The greatest number of asylum-seekers arriving in Europe in recent times have been from Syria and this is the result of a long and bloody civil war between State security forces and armed rebel factions which has ravaged the nation’s civilian population. Since the outbreak of the Syrian civil war in 2010, several European States have been implicated in the provision of both financial and military assistance to anti-government forces in their attempt to overthrow the regime of President Bashar Al-Assad and crush his supporters. In August 2012 the British Government announced that it would be sending 5 million pounds to opposition groups in Syria to aid them in their military operations. In addition to providing financial assistance to the rebels, the UK has also been involved in the establishment of military camps in neighbouring States Turkey and Jordan where they have been training rebel fighters. As well as the United Kingdom, France have also played an active role in the Syrian civil war. In 2014, French President Francois Hollande revealed that France had directly supplied weapons to opposition groups in Syria. The direct supply of weaponry to the rebels was made possible after the EU voted to lift an arms embargo on Syria which prohibited the exportation of arms directly to rebel militias. European States have also used indirect means to supply weaponry to rebel groups, such as through the trade of arms with Gulf States who have funnelled these weapons to the opposition factions they support. This supply of financial and military assistance to anti-government forces has had the effect of substantially prolonging the life of the Syrian civil war which has led to millions more civilian deaths, internally displaced persons and asylum seekers travelling to neighbouring States and also to Europe to escape the violence.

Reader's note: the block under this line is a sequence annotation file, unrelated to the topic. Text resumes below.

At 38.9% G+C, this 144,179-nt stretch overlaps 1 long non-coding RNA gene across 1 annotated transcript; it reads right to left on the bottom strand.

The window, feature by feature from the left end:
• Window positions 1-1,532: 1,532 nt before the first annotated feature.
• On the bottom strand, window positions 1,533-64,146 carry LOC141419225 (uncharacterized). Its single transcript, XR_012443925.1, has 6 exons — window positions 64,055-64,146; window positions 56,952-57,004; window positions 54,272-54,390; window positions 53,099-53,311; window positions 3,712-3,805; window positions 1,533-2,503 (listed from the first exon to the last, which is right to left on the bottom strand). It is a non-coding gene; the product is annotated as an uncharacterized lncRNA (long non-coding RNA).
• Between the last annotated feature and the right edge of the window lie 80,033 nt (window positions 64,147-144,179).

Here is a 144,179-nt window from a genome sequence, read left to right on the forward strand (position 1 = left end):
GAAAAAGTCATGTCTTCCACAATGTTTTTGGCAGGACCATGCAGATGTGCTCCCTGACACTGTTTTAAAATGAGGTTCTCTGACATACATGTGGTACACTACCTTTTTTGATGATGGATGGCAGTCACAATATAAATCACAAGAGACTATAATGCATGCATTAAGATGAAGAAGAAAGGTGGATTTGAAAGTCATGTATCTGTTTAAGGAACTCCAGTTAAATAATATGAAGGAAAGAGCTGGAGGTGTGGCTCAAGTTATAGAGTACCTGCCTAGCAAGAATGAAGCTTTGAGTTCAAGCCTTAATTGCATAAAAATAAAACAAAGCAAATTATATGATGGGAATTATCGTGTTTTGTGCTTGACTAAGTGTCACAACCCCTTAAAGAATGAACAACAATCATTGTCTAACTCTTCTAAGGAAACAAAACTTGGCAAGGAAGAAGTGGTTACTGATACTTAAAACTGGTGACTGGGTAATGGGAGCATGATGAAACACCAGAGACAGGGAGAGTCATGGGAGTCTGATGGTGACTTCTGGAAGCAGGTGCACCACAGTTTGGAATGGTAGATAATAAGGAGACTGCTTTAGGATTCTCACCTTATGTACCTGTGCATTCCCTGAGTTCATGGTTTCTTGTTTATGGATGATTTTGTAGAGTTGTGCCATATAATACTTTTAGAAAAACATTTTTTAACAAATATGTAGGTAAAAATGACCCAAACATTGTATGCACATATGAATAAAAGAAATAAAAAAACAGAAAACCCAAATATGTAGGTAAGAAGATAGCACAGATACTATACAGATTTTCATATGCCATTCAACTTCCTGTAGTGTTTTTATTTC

The second largest number of asylum-seekers arriving in Europe in recent times are reported to be from Afghanistan, another nation which for years has been riven with internal strife and violence. The involvement of European nations in Afghanistan is well documented and dates back to 2001, when in response to the September 11 attacks in the United States, Britain, later joined by NATO forces from Europe invaded and occupied Afghanistan. In 2003, NATO took permanent command of the International Security Assistance Force (ISAF) and became embroiled in a bitter war with Taliban rulers for the control of key cities within Afghanistan. 2015 is reported to have been one of the most violent years since the Afghan War began with over 5,000 civilian casualties reported this year so far. The perpetual fighting between Afghan, European and US forces has led to the immense displacement of persons as tens of thousands of civilians have fled, many of them to Europe, in order to escape the increasing violence and unrest in the nation.